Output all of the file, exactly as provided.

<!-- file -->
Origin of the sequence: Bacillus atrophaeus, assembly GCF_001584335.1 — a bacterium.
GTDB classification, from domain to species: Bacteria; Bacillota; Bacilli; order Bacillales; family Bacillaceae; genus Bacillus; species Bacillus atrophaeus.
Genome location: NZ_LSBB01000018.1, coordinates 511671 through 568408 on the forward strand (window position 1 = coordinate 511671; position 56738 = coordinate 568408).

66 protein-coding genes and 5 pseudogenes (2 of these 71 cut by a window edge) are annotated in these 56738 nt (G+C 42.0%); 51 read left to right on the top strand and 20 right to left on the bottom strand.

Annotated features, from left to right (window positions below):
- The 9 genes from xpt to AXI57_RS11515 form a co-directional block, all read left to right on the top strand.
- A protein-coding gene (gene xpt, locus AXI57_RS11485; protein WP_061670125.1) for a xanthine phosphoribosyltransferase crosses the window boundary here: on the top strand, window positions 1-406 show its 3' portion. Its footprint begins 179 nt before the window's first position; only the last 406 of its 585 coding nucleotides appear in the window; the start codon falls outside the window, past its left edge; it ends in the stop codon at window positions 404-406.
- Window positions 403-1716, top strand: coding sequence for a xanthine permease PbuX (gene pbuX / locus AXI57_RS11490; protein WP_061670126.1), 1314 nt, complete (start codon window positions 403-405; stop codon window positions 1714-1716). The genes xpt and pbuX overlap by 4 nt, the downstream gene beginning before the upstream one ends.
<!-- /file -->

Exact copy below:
Origin of the sequence: Bacillus atrophaeus, assembly GCF_001584335.1 — a bacterium.
GTDB classification, from domain to species: Bacteria; Bacillota; Bacilli; order Bacillales; family Bacillaceae; genus Bacillus; species Bacillus atrophaeus.
Genome location: NZ_LSBB01000018.1, coordinates 511671 through 568408 on the forward strand (window position 1 = coordinate 511671; position 56738 = coordinate 568408).

66 protein-coding genes and 5 pseudogenes (2 of these 71 cut by a window edge) are annotated in these 56738 nt (G+C 42.0%); 51 read left to right on the top strand and 20 right to left on the bottom strand.

Annotated features, from left to right (window positions below):
- The 9 genes from xpt to AXI57_RS11515 form a co-directional block, all read left to right on the top strand.
- A protein-coding gene (gene xpt, locus AXI57_RS11485; protein WP_061670125.1) for a xanthine phosphoribosyltransferase crosses the window boundary here: on the top strand, window positions 1-406 show its 3' portion. Its footprint begins 179 nt before the window's first position; only the last 406 of its 585 coding nucleotides appear in the window; the start codon falls outside the window, past its left edge; it ends in the stop codon at window positions 404-406.
- Window positions 403-1716, top strand: coding sequence for a xanthine permease PbuX (gene pbuX / locus AXI57_RS11490; protein WP_061670126.1), 1314 nt, complete (start codon window positions 403-405; stop codon window positions 1714-1716). The genes xpt and pbuX overlap by 4 nt, the downstream gene beginning before the upstream one ends.